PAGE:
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Hawaii Fire: Death toll rises to 55 with 1,000 missing and a thousand structures damaged or destroyed

As of Wednesday evening, at least 36 had died from the fire, making it the deadliest U.S. fire since 2018, when at least 85 people were killed in a fire in California

Hawaii wildfire
Hawaii wildfire | EFE

August 10, 2023 6:44pm

Updated: August 11, 2023 9:01am

At least 55 people have died and a thousand have gone missing on the Hawaiian island of Maui as the result of a raging wildfire that continues to quickly spread, as of Thursday afternoon. 

The fire began on Tuesday, fueled by dry summer and strong winds from passing Hurricane Dora. The wildfire quickly grew out of proportion and spread to the tourist city of Lahaina, a historic town that was built in the 1700s. 

As of Friday morning, at least 55 had died from the fire, making it the deadliest U.S. fire since 2018, when at least 85 people were killed in a fire in California. 

Officials believe the death toll in Hawaii could rise as multiple fires on the island continue to burn and many parts of the island are unreachable due to the fire or obstruction from debris. Several dozens more have sustained injuries from the fire. 

“We are still in life preservation mode. Search and rescue is still a primary concern,” Adam Weintraub, a spokesperson for Hawaii Emergency Management Agency, said on Thursday.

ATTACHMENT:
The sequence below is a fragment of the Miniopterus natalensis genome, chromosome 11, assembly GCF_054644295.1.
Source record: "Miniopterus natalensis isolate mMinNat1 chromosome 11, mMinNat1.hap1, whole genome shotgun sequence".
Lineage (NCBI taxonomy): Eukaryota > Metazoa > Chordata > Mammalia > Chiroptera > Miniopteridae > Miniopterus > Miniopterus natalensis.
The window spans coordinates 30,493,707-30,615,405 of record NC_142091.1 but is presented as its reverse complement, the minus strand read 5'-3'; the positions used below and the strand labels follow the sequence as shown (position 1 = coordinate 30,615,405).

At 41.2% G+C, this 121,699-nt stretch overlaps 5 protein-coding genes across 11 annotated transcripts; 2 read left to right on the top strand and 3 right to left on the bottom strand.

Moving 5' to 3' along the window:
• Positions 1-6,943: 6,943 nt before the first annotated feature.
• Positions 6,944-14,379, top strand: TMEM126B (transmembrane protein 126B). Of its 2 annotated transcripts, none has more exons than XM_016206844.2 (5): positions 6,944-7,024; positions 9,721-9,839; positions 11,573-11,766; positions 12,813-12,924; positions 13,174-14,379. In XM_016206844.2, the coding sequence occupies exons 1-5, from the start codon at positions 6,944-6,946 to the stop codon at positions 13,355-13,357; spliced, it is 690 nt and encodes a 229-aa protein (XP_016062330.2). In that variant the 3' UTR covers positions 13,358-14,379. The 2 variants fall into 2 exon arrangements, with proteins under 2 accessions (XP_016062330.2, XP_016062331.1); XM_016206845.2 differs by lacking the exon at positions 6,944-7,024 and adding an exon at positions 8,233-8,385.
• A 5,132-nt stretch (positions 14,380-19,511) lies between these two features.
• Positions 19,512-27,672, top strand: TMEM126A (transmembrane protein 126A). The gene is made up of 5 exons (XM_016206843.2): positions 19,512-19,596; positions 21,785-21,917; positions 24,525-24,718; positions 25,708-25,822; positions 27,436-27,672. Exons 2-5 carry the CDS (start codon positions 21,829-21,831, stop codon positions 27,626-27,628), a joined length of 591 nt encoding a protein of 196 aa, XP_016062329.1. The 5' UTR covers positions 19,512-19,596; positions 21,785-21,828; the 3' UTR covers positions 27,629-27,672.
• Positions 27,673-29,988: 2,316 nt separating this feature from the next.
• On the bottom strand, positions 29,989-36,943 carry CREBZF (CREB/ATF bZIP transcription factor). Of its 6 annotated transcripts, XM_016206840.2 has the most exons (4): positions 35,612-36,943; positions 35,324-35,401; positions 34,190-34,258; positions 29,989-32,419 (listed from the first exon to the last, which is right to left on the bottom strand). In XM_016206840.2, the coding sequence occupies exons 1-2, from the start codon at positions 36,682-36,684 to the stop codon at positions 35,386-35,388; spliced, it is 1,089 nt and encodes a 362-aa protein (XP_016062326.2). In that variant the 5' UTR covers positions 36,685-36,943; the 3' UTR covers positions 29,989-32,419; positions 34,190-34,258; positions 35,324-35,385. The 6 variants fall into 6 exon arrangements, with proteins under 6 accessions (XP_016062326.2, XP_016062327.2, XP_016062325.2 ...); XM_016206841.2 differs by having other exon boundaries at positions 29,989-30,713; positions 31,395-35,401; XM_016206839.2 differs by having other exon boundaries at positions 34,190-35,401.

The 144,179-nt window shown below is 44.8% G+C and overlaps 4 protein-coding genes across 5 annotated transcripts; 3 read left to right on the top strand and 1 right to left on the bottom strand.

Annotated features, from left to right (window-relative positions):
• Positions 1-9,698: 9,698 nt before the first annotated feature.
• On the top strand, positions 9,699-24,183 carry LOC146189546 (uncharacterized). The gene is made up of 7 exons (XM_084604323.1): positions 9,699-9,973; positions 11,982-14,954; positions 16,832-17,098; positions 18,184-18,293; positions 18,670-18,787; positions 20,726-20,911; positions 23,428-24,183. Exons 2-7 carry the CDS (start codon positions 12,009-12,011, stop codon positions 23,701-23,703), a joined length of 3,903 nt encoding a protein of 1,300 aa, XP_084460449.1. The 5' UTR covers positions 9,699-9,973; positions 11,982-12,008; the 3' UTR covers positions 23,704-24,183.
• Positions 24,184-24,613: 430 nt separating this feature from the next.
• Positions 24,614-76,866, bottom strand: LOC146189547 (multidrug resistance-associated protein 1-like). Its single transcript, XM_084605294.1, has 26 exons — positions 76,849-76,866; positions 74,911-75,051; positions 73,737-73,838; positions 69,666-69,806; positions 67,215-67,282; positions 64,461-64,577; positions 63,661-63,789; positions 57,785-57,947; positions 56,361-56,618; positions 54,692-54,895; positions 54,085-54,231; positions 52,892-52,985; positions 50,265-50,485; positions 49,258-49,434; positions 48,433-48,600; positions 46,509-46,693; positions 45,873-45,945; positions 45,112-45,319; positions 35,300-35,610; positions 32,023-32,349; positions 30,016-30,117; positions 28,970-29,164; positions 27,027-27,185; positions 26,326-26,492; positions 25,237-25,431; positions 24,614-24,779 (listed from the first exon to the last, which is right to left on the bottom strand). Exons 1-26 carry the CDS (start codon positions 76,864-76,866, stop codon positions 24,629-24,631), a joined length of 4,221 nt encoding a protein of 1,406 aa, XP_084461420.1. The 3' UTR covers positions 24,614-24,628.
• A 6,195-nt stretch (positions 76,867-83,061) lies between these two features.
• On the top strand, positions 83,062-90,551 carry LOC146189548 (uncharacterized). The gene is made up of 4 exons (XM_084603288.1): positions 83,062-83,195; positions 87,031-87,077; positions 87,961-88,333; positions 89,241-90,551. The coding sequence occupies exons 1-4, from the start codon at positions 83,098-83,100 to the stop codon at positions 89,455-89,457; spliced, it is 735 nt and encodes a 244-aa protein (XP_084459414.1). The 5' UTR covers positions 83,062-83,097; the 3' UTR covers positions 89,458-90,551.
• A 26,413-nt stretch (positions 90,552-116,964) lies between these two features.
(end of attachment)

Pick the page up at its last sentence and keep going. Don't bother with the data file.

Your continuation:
Weintraub added that search and rescue teams will not be able to access parts of the island until the fire lines are secure. 

“What we have here is a natural disaster,” Weintraub said. “There may have been questions that need to be examined about whether it was handled in the right way. But we still got people in danger. We still have people who don’t have homes. We still have people who can’t find their loved ones.”

According to officials, an estimated 1,000 structures on the island have been destroyed or damaged. 

Thousands of tourists and residents have been flying out of Maui, with at least 11,000 leaving on Wednesday, according to state transportation director Ed Sniffen.

Another 1,500 were expected to leave the island on Thursday. The Hawaii Convention Center in Honolulu was prepared as an intake center to accommodate the thousands of displaced residents. 

“We are grieving with each other during this inconsolable time,” said Maui County Mayor Richard Bissen Jr. said in a recorded statement. “In the days ahead, we will be stronger as a ‘kaiaulu,’ or community, as we rebuild with resilience and aloha.”

President Biden on Thursday approved a federal disaster proclamation for Maui, making federal funding available to those affected by the fires.